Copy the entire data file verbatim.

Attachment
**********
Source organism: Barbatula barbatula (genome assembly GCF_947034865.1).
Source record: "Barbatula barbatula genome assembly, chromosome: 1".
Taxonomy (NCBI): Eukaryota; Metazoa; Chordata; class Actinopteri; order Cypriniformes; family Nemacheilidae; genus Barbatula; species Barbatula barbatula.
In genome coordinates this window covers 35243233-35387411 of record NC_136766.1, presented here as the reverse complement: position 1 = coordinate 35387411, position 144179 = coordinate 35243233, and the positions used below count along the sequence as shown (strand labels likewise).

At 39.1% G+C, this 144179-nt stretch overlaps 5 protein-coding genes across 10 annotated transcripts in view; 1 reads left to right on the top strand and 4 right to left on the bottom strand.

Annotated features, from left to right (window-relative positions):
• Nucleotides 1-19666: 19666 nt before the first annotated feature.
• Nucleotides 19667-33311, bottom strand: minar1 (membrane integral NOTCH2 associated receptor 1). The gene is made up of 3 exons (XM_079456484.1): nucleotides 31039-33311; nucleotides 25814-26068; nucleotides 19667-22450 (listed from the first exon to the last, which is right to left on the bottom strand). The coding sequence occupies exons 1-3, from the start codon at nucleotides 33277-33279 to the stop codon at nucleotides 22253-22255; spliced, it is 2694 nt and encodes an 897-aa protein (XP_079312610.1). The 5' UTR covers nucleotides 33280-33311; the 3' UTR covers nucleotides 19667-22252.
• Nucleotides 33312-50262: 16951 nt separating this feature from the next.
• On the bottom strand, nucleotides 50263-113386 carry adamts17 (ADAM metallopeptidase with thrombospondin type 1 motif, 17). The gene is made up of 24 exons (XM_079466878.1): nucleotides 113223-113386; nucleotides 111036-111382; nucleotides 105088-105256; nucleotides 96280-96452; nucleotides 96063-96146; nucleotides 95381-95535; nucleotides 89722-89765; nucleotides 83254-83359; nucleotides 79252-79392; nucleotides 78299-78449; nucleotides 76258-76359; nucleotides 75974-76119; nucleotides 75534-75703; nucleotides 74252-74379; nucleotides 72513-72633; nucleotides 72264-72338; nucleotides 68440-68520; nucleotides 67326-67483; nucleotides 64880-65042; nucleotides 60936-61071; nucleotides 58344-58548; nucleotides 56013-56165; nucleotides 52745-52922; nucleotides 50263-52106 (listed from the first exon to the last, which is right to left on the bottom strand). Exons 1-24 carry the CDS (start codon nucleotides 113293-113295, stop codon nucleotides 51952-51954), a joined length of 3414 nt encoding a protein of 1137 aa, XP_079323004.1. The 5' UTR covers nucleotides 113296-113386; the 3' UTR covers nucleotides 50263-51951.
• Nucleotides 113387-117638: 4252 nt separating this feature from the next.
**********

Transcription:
Source organism: Barbatula barbatula (genome assembly GCF_947034865.1).
Source record: "Barbatula barbatula genome assembly, chromosome: 1".
Taxonomy (NCBI): Eukaryota; Metazoa; Chordata; class Actinopteri; order Cypriniformes; family Nemacheilidae; genus Barbatula; species Barbatula barbatula.
In genome coordinates this window covers 35243233-35387411 of record NC_136766.1, presented here as the reverse complement: position 1 = coordinate 35387411, position 144179 = coordinate 35243233, and the positions used below count along the sequence as shown (strand labels likewise).

At 39.1% G+C, this 144179-nt stretch overlaps 5 protein-coding genes across 10 annotated transcripts in view; 1 reads left to right on the top strand and 4 right to left on the bottom strand.

Annotated features, from left to right (window-relative positions):
• Nucleotides 1-19666: 19666 nt before the first annotated feature.
• Nucleotides 19667-33311, bottom strand: minar1 (membrane integral NOTCH2 associated receptor 1). The gene is made up of 3 exons (XM_079456484.1): nucleotides 31039-33311; nucleotides 25814-26068; nucleotides 19667-22450 (listed from the first exon to the last, which is right to left on the bottom strand). The coding sequence occupies exons 1-3, from the start codon at nucleotides 33277-33279 to the stop codon at nucleotides 22253-22255; spliced, it is 2694 nt and encodes an 897-aa protein (XP_079312610.1). The 5' UTR covers nucleotides 33280-33311; the 3' UTR covers nucleotides 19667-22252.
• Nucleotides 33312-50262: 16951 nt separating this feature from the next.
• On the bottom strand, nucleotides 50263-113386 carry adamts17 (ADAM metallopeptidase with thrombospondin type 1 motif, 17). The gene is made up of 24 exons (XM_079466878.1): nucleotides 113223-113386; nucleotides 111036-111382; nucleotides 105088-105256; nucleotides 96280-96452; nucleotides 96063-96146; nucleotides 95381-95535; nucleotides 89722-89765; nucleotides 83254-83359; nucleotides 79252-79392; nucleotides 78299-78449; nucleotides 76258-76359; nucleotides 75974-76119; nucleotides 75534-75703; nucleotides 74252-74379; nucleotides 72513-72633; nucleotides 72264-72338; nucleotides 68440-68520; nucleotides 67326-67483; nucleotides 64880-65042; nucleotides 60936-61071; nucleotides 58344-58548; nucleotides 56013-56165; nucleotides 52745-52922; nucleotides 50263-52106 (listed from the first exon to the last, which is right to left on the bottom strand). Exons 1-24 carry the CDS (start codon nucleotides 113293-113295, stop codon nucleotides 51952-51954), a joined length of 3414 nt encoding a protein of 1137 aa, XP_079323004.1. The 5' UTR covers nucleotides 113296-113386; the 3' UTR covers nucleotides 50263-51951.
• Nucleotides 113387-117638: 4252 nt separating this feature from the next.